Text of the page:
Meaning of “inelastic” in the English Dictionary

british dictionary

"inelastic" in Business English

See all translations


uk /ˌɪnɪˈlæstɪk/ us

ECONOMICS relating to a situation in which the amount of a product sold or supplied changes very little in relation to the product's price:

Cereal prices are considered "inelastic," meaning that a 10-percent price increase tends to boost supplies by only one or two percentage points.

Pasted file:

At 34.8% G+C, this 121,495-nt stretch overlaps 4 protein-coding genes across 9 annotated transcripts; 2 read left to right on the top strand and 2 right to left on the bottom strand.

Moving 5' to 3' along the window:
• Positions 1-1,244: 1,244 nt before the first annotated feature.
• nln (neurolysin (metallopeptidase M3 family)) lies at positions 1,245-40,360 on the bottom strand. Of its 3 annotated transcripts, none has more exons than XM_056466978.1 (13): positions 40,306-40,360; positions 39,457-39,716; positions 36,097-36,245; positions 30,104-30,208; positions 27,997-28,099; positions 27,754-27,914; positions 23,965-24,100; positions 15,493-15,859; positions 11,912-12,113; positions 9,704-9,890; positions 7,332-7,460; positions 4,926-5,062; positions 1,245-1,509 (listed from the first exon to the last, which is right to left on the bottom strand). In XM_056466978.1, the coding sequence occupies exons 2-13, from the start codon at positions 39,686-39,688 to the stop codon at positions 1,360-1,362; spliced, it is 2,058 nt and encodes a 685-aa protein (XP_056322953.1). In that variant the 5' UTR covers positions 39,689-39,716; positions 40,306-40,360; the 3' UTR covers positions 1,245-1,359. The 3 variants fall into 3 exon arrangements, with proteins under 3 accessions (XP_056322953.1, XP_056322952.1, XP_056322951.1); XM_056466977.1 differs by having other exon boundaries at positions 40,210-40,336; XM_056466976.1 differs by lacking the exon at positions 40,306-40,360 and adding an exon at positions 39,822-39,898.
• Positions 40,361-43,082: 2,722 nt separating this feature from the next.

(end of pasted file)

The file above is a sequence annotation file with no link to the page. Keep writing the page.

Supply of oil is notoriously inelastic: it can only respond slowly to price changes.

(Definition of “inelastic” from the Cambridge Business English Dictionary © Cambridge University Press)